Passed pawns

II.     Passed pawns

A passed pawn occurs when a player advances one of his or her pawns past the ability of an opposing pawn in a file to the left or right (a forward diagonal square) to capture the pawn that is advanced, and there is no opposing pawn in the file to block the advance of the pawn . A passed pawn also may occur by doing a pawn capture that results in the capturing pawn also advancing past the ability to be blocked or captured by a defending opposing pawn. Conceptually, passed pawns may be viewed for tactical and strategy purposes in two diferrent ways: absolute and partial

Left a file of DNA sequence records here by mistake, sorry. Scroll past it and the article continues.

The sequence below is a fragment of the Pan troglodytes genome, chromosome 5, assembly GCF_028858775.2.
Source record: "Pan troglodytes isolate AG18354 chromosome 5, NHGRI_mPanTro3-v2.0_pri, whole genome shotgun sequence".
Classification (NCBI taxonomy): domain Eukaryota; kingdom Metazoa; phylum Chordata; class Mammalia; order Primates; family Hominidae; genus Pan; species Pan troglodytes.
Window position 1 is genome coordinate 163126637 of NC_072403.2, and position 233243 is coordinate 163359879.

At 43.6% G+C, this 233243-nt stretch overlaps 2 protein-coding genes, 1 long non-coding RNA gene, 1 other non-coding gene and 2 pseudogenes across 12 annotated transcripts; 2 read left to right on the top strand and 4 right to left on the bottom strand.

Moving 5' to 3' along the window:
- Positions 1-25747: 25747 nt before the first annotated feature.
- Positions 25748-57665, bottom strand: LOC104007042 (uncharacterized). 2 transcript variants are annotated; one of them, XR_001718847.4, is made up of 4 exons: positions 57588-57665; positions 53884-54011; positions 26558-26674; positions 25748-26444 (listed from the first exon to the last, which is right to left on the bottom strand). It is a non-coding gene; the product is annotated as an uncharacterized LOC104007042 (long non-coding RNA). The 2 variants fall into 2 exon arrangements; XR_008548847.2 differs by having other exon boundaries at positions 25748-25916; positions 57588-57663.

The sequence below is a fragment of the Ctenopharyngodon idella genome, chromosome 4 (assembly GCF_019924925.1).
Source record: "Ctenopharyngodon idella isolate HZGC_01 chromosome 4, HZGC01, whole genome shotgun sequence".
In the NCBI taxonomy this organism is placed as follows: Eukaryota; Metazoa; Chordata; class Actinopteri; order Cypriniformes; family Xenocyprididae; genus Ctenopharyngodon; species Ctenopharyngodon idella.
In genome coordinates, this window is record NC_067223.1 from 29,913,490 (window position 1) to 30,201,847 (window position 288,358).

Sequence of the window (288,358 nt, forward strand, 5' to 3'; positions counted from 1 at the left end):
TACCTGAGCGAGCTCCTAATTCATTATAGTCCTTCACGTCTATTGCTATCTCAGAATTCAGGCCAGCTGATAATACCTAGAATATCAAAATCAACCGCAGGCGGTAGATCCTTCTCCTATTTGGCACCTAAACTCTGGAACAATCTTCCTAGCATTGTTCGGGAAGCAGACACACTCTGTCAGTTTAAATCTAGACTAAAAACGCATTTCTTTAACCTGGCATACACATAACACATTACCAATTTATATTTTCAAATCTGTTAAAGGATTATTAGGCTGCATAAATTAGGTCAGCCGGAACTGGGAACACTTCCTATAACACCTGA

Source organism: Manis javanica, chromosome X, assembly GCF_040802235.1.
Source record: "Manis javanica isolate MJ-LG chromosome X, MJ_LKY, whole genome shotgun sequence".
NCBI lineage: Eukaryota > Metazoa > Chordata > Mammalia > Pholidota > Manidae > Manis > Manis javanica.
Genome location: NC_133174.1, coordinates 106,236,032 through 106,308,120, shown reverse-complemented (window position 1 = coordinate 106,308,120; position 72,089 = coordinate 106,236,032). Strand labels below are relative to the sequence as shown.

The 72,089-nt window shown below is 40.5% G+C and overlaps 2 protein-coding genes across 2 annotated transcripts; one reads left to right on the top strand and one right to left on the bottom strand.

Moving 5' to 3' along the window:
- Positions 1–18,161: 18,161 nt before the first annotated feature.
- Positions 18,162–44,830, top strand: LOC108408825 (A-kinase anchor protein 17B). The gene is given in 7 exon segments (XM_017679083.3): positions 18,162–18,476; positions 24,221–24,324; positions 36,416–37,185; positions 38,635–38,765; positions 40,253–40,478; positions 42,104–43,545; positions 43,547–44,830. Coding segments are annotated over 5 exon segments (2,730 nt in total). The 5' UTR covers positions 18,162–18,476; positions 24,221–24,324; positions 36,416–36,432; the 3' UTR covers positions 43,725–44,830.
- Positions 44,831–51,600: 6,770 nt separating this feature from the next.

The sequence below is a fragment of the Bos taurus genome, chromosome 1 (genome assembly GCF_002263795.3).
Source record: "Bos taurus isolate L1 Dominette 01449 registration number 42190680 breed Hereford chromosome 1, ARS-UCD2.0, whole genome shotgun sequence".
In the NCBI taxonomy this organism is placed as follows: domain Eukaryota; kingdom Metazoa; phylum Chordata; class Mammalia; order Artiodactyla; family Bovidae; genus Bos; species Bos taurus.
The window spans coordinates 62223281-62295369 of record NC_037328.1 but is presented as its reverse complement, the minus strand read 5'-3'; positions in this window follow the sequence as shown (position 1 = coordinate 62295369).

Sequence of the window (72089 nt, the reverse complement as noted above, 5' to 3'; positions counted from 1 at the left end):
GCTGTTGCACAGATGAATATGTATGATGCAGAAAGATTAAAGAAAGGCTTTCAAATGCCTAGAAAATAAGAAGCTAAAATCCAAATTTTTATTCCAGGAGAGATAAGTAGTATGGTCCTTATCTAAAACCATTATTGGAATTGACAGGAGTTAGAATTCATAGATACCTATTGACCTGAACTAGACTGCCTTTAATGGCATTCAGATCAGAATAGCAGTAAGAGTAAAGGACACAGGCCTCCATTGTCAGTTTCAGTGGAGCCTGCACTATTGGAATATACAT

1. The primary definition of passed pawn conceptually may be viewed as an absolute passed pawn, which is a pawn located on a square with no opposing pawn in the file which may block its move or on a forward diagonal square either in the file to the left or right that may capture the passed pawn. Therefore, usually, the passed pawn may not be blocked from vertically advancing or be captured to prevent pawn promotion except by an opposing piece. However, the position on the board might be such that the opposing player is able through a pawn capture to diagonally advance one of his or her pawns to the file in which the passed pawn is located to act as a block or through a capture into a position in an adjacent file to the right or left of the file in which the passed pawn is located, and vertically ahead of the pawn if the passed pawn is White’s pawn, or vertically downward if the passed pawn is Black’s pawn, so as to bring the opposing pawn into position as a defender against the passed pawn. The passed pawn then would no longer be an absolute passed pawn, but would become a “partial passed pawn”.